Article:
This is the thing to bomb. This is the beginning—from "I" to "we." If you who own the things people must have could understand this, you might preserve yourself. If you could separate causes from results, if you could know that Paine, Marx, Jefferson, Lenin were results, not causes, you might survive. But that you cannot know. For the quality of owning freezes you forever into "I," and cuts you off forever from the "we."
--John Steinbeck, The Grapes of Wrath



[Michael's] personal account of who initiated the physical encounter is forever lost to the grave, but the initiation is likely to be the central question in the case.

To believe [Wilson's] scenario, you have to believe that [Michael], an unarmed boy, chose that man to attack. You have to believe that [Michael] chose to attack a man who was wearing his gun in a holster. You have to believe that [Michael] chose to attack even though he was less than a hundred yards from the safety of the home where he was staying.

This is possible, but hardly sounds plausible.

The key is to determine who was standing his ground and defending himself: the boy with the [cigarillos] or the man with the gun. Who was winning the fight is a secondary question

That said, we’ll have to wait for details of the investigation to be revealed to know for sure. But while we wait, it is important to not let [Michael] the person be lost to [Michael] the symbol. He was a real boy with a real family that really loved him.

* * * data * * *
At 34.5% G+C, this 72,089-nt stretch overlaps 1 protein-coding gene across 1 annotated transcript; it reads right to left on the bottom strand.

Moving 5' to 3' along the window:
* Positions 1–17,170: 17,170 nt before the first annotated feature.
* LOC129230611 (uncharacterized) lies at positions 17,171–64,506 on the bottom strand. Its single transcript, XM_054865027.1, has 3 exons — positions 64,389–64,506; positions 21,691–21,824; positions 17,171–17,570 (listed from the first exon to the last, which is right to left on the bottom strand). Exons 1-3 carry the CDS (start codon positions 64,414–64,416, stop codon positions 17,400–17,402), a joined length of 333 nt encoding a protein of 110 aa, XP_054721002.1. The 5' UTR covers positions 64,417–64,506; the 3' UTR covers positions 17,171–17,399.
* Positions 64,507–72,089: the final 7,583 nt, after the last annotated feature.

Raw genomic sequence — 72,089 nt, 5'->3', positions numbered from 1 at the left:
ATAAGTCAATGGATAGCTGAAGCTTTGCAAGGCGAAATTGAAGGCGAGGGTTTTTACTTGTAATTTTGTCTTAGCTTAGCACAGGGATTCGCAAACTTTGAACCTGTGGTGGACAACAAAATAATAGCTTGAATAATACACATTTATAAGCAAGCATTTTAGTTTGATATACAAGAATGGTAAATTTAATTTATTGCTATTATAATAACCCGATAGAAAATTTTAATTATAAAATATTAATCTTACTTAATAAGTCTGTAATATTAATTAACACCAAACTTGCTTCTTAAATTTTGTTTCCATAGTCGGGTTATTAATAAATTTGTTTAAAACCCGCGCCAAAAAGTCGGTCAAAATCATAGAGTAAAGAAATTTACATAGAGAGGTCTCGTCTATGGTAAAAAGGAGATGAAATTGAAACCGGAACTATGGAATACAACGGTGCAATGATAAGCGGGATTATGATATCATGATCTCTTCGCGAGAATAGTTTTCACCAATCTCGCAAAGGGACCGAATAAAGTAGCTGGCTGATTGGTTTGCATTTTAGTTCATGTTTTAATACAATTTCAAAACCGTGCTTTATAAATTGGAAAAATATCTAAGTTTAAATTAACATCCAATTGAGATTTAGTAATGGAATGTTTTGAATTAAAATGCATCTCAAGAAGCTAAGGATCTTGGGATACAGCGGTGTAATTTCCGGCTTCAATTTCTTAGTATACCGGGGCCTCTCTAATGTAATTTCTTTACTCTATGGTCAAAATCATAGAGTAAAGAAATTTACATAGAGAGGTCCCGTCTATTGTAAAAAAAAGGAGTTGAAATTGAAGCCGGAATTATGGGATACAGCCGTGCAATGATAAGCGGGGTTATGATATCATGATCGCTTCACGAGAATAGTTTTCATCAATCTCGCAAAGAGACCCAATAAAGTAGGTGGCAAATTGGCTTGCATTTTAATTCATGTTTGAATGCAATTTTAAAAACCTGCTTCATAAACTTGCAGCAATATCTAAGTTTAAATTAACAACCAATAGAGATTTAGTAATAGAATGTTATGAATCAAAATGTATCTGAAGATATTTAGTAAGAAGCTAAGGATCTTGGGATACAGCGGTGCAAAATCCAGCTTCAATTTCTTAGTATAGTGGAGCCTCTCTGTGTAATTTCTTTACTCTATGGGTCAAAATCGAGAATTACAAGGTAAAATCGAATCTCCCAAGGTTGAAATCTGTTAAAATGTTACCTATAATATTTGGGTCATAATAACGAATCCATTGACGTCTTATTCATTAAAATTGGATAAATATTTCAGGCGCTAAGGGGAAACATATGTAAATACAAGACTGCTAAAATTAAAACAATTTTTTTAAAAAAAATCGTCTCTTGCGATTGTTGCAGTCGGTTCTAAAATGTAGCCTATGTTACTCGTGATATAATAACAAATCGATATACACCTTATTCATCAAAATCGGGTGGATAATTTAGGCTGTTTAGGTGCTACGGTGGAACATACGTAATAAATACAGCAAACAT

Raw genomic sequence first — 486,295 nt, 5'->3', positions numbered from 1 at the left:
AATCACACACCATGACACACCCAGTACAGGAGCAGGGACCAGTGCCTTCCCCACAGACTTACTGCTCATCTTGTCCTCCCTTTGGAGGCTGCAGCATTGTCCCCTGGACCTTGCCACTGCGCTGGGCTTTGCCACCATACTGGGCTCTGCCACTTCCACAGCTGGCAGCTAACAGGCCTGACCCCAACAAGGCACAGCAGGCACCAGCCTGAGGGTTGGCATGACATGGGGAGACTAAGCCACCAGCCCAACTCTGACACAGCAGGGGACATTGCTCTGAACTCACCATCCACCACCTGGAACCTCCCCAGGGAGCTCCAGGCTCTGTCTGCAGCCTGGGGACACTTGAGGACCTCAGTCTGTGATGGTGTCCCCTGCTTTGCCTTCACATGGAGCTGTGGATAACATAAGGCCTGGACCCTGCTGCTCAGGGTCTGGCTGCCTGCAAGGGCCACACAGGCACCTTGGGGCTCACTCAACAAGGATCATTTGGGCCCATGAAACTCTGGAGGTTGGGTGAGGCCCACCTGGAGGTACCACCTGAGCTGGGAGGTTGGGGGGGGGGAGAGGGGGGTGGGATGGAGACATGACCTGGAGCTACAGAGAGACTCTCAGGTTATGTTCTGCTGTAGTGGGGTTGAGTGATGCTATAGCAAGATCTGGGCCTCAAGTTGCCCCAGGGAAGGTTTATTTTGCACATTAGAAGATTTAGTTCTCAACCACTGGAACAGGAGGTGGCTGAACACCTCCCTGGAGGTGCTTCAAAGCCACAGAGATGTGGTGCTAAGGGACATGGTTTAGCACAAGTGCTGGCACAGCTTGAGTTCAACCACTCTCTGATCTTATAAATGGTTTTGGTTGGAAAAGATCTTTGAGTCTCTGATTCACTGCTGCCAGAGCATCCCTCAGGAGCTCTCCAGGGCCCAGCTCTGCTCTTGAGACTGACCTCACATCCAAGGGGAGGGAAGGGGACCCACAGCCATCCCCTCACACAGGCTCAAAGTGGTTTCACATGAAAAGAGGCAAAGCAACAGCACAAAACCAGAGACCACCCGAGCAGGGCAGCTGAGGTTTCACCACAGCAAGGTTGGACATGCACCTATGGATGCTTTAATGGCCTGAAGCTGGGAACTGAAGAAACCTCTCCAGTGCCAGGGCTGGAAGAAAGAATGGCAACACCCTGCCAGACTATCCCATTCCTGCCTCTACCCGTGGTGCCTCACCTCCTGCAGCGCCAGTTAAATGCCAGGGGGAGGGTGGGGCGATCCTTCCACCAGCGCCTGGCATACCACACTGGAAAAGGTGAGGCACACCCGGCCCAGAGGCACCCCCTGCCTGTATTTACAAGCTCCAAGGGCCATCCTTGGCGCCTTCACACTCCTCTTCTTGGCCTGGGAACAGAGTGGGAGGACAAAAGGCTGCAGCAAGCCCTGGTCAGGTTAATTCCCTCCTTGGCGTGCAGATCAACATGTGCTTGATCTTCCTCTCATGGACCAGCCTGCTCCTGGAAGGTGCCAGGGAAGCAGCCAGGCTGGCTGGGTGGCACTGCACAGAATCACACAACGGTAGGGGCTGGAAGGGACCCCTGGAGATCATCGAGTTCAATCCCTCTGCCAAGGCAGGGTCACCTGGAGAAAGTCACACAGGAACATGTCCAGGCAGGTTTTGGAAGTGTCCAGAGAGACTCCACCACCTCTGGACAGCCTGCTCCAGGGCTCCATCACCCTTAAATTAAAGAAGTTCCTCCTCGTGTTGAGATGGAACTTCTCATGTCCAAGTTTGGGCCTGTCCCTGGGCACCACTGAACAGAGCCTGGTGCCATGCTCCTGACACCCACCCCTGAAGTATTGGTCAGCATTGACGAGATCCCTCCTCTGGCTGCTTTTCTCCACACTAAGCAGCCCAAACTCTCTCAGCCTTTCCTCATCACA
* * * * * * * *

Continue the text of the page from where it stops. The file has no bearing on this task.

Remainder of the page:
--Modified slightly from "A Mother's Grace and Grieving," written for the New York Times by Charles Blow on March 25, 2012, about Trayvon Martin's death at the hands of George Zimmerman. 


In my Lucia's absence
Life hangs upon me, and becomes a burden; 
I am ten times undone, while hope, and fear,
And grief, and rage and love rise up at once.
And with variety of pain distract me.
--Joseph Addison



I'm going to try to write this post without reverting to the words that describe my mood best right now--maudlin, morose, mournful, mad. All of those wonderfully descriptive M words. Maudlin, in particular. But, who am I kidding?

Last Tuesday night, I lost my best friend. And I've wept more in the past month than I probably have in years, because we all knew it was coming. I've thought a lot about that, recently--whether it's better to know that the death of a loved one is coming, like Kara's, or for it to take you by complete surprise, like a Mack truck ran into you, as it was with my brother's accidental death 13 years ago. And although they're both terrible in their own ways, I guess I've decided that an anticipatory death beats out a sudden one, just barely. Because at least you get the chance to say goodbye.

I won't rehash the beginnings of my and Kara's friendship. If you really want to know, you can read about it here. I guess just suffice it to say that, for now at least, I feel completely bereft. (Even though she's playing our song as I type this--every little thing's gonna be alright.)


Conversations with an Eight-Year-Old, Volume 2

E: Mom, did you get a haircut?
Me: Yep.
E: You look weird.

Eight-year-olds--a never-ending confidence booster.